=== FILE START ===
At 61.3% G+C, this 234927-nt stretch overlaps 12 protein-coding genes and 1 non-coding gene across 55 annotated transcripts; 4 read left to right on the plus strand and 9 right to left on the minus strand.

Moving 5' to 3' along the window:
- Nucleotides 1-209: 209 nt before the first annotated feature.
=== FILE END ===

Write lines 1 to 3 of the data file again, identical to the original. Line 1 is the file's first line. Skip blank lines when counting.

At 61.3% G+C, this 234927-nt stretch overlaps 12 protein-coding genes and 1 non-coding gene across 55 annotated transcripts; 4 read left to right on the plus strand and 9 right to left on the minus strand.

Moving 5' to 3' along the window:
- Nucleotides 1-209: 209 nt before the first annotated feature.